We took a longer day trip to Salamanca, 200km from Madrid, near the Portuguese border, about a 2 hour journey each way, which still left plenty of time for sight-seeing. The Salamanca station is a fair way from the old city, so a taxi to Plaza Mayor was the only sensible thing to do. (Have I mentioned that taxis are really cheap in Spain?)
Salamanca was originally a Celtic town, for centuries BC. Then the Romans were there for a spell. The city was officially founded in the early 1100s and has been renowned as a centre of learning virtually ever since. The university, founded in 1218, is the third oldest western university, and has about 30,000 students.
Franco established Salamanca as the de facto Nationalist capital during the Civil War, and the (Nazi) German and (Fascist) Italian delegations were also there.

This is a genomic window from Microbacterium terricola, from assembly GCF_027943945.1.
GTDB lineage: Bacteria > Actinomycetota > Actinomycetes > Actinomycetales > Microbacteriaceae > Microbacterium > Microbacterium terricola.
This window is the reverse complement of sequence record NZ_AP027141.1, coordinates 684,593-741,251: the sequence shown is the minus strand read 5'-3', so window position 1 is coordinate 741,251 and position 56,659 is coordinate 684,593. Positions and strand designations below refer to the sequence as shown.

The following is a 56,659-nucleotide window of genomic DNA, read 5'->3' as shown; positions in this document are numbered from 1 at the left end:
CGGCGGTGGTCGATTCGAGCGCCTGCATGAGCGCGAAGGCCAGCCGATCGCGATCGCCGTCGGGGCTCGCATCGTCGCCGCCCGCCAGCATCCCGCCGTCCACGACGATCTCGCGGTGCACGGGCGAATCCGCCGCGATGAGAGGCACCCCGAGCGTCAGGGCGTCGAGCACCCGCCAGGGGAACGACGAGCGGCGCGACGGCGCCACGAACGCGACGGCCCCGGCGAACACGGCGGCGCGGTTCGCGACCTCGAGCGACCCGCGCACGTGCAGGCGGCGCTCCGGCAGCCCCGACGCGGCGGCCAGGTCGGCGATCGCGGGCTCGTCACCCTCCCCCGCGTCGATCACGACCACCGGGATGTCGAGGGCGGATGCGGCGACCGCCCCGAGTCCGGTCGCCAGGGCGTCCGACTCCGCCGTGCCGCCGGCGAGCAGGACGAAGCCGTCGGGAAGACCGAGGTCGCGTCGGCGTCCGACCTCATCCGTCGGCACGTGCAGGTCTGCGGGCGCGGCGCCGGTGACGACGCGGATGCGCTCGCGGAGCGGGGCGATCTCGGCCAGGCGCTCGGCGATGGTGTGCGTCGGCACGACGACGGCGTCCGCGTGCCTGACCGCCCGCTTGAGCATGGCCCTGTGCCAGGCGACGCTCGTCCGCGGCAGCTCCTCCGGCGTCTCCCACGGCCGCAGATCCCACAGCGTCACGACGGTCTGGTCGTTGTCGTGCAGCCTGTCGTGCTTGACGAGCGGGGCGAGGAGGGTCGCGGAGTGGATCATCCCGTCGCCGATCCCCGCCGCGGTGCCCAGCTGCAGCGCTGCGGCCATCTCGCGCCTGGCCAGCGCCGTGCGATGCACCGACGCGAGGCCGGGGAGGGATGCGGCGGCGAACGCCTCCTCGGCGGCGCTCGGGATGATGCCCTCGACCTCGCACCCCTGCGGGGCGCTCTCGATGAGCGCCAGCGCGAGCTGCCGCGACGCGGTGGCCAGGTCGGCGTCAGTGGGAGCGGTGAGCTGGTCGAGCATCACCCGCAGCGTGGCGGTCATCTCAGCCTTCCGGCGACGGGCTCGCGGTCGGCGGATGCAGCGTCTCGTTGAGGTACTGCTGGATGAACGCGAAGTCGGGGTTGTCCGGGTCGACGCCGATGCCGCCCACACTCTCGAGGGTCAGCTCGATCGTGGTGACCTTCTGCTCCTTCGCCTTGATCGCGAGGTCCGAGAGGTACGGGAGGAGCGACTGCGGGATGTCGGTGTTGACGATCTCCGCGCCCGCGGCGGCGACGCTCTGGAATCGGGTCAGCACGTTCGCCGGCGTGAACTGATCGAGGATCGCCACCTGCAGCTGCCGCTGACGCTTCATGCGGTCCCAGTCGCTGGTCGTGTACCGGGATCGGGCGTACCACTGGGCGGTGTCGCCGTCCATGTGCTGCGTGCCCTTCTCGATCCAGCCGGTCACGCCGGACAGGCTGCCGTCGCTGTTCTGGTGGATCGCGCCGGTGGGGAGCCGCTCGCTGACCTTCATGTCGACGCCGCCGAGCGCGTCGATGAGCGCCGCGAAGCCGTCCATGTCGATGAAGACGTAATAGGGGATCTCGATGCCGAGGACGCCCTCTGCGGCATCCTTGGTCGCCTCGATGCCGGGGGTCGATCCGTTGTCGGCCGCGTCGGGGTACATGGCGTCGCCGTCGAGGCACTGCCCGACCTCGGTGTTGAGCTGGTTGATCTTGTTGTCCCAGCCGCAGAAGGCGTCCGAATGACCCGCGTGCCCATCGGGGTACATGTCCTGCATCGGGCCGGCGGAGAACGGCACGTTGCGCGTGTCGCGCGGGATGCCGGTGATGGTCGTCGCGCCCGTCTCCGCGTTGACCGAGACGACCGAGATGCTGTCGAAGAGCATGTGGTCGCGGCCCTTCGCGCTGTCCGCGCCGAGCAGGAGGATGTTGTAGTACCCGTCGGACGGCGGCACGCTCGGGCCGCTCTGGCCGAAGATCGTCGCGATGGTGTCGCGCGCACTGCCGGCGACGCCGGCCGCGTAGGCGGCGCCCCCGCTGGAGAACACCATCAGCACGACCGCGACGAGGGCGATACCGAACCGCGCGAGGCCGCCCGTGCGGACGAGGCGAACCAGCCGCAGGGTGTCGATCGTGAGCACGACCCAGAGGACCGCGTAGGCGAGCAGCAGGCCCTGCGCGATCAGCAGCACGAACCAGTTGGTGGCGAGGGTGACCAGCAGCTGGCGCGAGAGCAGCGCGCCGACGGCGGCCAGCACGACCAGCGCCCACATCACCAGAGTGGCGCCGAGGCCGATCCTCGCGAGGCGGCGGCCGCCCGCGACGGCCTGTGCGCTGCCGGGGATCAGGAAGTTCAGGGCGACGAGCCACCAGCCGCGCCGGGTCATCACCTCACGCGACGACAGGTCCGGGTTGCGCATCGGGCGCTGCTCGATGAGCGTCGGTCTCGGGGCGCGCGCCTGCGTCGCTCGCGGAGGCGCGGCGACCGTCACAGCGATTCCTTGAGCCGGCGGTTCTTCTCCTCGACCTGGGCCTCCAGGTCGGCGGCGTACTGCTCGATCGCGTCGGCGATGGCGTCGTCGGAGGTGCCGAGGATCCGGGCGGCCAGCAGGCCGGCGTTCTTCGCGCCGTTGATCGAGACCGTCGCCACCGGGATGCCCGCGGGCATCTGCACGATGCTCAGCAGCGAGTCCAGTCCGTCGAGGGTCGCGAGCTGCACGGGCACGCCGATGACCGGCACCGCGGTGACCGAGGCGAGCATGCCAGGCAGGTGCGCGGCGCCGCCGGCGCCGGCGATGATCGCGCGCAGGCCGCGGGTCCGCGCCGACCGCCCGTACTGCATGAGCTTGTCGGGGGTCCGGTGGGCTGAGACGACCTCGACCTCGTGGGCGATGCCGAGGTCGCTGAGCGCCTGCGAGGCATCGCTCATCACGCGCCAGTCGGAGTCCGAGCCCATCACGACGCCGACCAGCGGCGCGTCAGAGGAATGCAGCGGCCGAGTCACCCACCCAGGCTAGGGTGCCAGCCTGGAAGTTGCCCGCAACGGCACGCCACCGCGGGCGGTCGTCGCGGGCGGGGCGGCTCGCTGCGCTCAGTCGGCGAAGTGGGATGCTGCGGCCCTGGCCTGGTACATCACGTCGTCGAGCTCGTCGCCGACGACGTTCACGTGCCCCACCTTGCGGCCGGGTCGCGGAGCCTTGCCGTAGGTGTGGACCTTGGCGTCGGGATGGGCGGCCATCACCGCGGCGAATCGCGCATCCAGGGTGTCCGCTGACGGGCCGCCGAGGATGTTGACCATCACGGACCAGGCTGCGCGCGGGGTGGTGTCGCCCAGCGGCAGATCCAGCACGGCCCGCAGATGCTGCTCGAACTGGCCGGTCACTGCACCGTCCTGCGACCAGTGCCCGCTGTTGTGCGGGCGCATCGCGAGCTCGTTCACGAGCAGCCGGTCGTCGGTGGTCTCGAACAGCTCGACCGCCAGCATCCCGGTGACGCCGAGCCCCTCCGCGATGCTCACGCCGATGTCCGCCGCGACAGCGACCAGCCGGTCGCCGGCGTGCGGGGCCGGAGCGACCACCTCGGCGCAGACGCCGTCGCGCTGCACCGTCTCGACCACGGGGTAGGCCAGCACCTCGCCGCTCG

When we walked into the famous Plaza Mayor, we were immediately confronted by a life-size sculpture of an elephant balanced on its trunk! We sat in the plaza, had a second breakfast and planned an itinerary for a walk around the town.
There’s an intimidating amount to be seen! The Old Cathedral is magnificent. The New Cathedral (Convento de San Esteban) is mightily impressive too, at least from the outside (it was closed). The entrance facade is intricately sculpted, like a massive stone altar-piece.
I must confess that we were a little fatigued on the day. It was hot, and quite a few places of interest were closed. I can vouch for the excellence of the food and the beer in Salamanca however!
On the way back, we passed through a storm, (at about 180km per hour) which was a thing of beauty, seen against the rolling green hills. Back in Madrid, a few Metro stops brought us back to our apartment in Chueca and, not needing dinner, we relaxed with a couple of craft beers and tapas just across the road, at Bee Beer (recommended!)